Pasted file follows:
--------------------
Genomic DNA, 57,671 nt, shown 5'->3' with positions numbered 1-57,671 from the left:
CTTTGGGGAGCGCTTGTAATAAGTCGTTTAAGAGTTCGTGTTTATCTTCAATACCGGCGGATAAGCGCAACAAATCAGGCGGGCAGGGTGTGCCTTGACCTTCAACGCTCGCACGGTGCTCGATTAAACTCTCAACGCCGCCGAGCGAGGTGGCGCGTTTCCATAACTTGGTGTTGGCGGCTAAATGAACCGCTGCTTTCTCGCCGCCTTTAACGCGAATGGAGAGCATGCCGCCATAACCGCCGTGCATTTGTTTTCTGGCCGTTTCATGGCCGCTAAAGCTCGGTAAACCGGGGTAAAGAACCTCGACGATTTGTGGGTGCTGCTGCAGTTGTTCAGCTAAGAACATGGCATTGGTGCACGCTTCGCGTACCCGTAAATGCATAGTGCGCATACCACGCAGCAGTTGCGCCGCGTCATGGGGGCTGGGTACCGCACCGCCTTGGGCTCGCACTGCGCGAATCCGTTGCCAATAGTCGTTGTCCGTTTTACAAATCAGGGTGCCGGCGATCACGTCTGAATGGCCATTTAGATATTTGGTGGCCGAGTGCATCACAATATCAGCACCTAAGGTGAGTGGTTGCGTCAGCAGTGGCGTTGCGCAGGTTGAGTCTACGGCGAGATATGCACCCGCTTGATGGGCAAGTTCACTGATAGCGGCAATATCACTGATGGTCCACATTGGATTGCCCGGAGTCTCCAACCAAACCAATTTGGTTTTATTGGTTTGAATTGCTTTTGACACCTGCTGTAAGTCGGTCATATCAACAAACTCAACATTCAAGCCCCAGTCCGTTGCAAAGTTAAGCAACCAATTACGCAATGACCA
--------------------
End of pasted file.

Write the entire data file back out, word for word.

Genomic DNA, 57,671 nt, shown 5'->3' with positions numbered 1-57,671 from the left:
CTTTGGGGAGCGCTTGTAATAAGTCGTTTAAGAGTTCGTGTTTATCTTCAATACCGGCGGATAAGCGCAACAAATCAGGCGGGCAGGGTGTGCCTTGACCTTCAACGCTCGCACGGTGCTCGATTAAACTCTCAACGCCGCCGAGCGAGGTGGCGCGTTTCCATAACTTGGTGTTGGCGGCTAAATGAACCGCTGCTTTCTCGCCGCCTTTAACGCGAATGGAGAGCATGCCGCCATAACCGCCGTGCATTTGTTTTCTGGCCGTTTCATGGCCGCTAAAGCTCGGTAAACCGGGGTAAAGAACCTCGACGATTTGTGGGTGCTGCTGCAGTTGTTCAGCTAAGAACATGGCATTGGTGCACGCTTCGCGTACCCGTAAATGCATAGTGCGCATACCACGCAGCAGTTGCGCCGCGTCATGGGGGCTGGGTACCGCACCGCCTTGGGCTCGCACTGCGCGAATCCGTTGCCAATAGTCGTTGTCCGTTTTACAAATCAGGGTGCCGGCGATCACGTCTGAATGGCCATTTAGATATTTGGTGGCCGAGTGCATCACAATATCAGCACCTAAGGTGAGTGGTTGCGTCAGCAGTGGCGTTGCGCAGGTTGAGTCTACGGCGAGATATGCACCCGCTTGATGGGCAAGTTCACTGATAGCGGCAATATCACTGATGGTCCACATTGGATTGCCCGGAGTCTCCAACCAAACCAATTTGGTTTTATTGGTTTGAATTGCTTTTGACACCTGCTGTAAGTCGGTCATATCAACAAACTCAACATTCAAGCCCCAGTCCGTTGCAAAGTTAAGCAACCAATTACGCAATGACCA